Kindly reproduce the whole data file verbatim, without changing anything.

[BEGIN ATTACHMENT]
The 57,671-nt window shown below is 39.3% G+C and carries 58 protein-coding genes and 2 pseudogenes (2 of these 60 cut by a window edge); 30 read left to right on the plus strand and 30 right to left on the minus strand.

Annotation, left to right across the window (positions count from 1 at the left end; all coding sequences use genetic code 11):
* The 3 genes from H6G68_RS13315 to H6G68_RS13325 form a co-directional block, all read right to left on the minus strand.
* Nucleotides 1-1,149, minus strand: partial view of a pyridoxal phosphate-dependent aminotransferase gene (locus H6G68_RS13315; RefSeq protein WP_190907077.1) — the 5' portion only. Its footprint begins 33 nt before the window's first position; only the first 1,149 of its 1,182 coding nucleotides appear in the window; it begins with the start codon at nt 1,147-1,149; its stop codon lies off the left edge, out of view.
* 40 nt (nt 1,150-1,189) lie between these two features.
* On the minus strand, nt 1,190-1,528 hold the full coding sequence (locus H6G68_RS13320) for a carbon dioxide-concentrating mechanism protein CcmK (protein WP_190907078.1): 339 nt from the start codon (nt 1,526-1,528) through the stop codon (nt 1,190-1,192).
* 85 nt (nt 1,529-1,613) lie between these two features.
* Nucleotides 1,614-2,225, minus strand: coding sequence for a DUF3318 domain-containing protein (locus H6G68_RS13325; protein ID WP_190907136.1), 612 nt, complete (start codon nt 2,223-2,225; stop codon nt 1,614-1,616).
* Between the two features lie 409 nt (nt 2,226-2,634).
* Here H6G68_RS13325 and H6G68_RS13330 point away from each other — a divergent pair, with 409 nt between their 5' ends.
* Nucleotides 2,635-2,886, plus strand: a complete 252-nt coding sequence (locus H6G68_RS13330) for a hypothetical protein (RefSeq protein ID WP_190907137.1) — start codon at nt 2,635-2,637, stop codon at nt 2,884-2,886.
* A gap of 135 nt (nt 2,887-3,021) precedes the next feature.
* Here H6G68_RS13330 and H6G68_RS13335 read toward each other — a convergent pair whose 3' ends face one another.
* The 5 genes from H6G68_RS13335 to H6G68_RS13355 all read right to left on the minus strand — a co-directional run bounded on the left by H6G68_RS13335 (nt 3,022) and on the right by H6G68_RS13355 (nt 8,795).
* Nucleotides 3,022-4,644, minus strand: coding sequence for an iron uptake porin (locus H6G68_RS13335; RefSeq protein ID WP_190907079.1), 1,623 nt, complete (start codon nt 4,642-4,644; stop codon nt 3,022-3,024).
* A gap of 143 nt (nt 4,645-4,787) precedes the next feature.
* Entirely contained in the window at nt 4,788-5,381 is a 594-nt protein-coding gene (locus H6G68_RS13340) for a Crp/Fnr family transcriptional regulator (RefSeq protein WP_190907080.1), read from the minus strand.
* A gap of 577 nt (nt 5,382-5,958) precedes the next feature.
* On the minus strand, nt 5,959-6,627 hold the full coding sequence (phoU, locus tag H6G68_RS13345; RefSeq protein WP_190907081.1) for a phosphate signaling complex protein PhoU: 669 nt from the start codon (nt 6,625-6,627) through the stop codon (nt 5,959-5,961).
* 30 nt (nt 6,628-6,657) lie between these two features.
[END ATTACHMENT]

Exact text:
The 57,671-nt window shown below is 39.3% G+C and carries 58 protein-coding genes and 2 pseudogenes (2 of these 60 cut by a window edge); 30 read left to right on the plus strand and 30 right to left on the minus strand.

Annotation, left to right across the window (positions count from 1 at the left end; all coding sequences use genetic code 11):
* The 3 genes from H6G68_RS13315 to H6G68_RS13325 form a co-directional block, all read right to left on the minus strand.
* Nucleotides 1-1,149, minus strand: partial view of a pyridoxal phosphate-dependent aminotransferase gene (locus H6G68_RS13315; RefSeq protein WP_190907077.1) — the 5' portion only. Its footprint begins 33 nt before the window's first position; only the first 1,149 of its 1,182 coding nucleotides appear in the window; it begins with the start codon at nt 1,147-1,149; its stop codon lies off the left edge, out of view.
* 40 nt (nt 1,150-1,189) lie between these two features.
* On the minus strand, nt 1,190-1,528 hold the full coding sequence (locus H6G68_RS13320) for a carbon dioxide-concentrating mechanism protein CcmK (protein WP_190907078.1): 339 nt from the start codon (nt 1,526-1,528) through the stop codon (nt 1,190-1,192).
* 85 nt (nt 1,529-1,613) lie between these two features.
* Nucleotides 1,614-2,225, minus strand: coding sequence for a DUF3318 domain-containing protein (locus H6G68_RS13325; protein ID WP_190907136.1), 612 nt, complete (start codon nt 2,223-2,225; stop codon nt 1,614-1,616).
* Between the two features lie 409 nt (nt 2,226-2,634).
* Here H6G68_RS13325 and H6G68_RS13330 point away from each other — a divergent pair, with 409 nt between their 5' ends.
* Nucleotides 2,635-2,886, plus strand: a complete 252-nt coding sequence (locus H6G68_RS13330) for a hypothetical protein (RefSeq protein ID WP_190907137.1) — start codon at nt 2,635-2,637, stop codon at nt 2,884-2,886.
* A gap of 135 nt (nt 2,887-3,021) precedes the next feature.
* Here H6G68_RS13330 and H6G68_RS13335 read toward each other — a convergent pair whose 3' ends face one another.
* The 5 genes from H6G68_RS13335 to H6G68_RS13355 all read right to left on the minus strand — a co-directional run bounded on the left by H6G68_RS13335 (nt 3,022) and on the right by H6G68_RS13355 (nt 8,795).
* Nucleotides 3,022-4,644, minus strand: coding sequence for an iron uptake porin (locus H6G68_RS13335; RefSeq protein ID WP_190907079.1), 1,623 nt, complete (start codon nt 4,642-4,644; stop codon nt 3,022-3,024).
* A gap of 143 nt (nt 4,645-4,787) precedes the next feature.
* Entirely contained in the window at nt 4,788-5,381 is a 594-nt protein-coding gene (locus H6G68_RS13340) for a Crp/Fnr family transcriptional regulator (RefSeq protein WP_190907080.1), read from the minus strand.
* A gap of 577 nt (nt 5,382-5,958) precedes the next feature.
* On the minus strand, nt 5,959-6,627 hold the full coding sequence (phoU, locus tag H6G68_RS13345; RefSeq protein WP_190907081.1) for a phosphate signaling complex protein PhoU: 669 nt from the start codon (nt 6,625-6,627) through the stop codon (nt 5,959-5,961).
* 30 nt (nt 6,628-6,657) lie between these two features.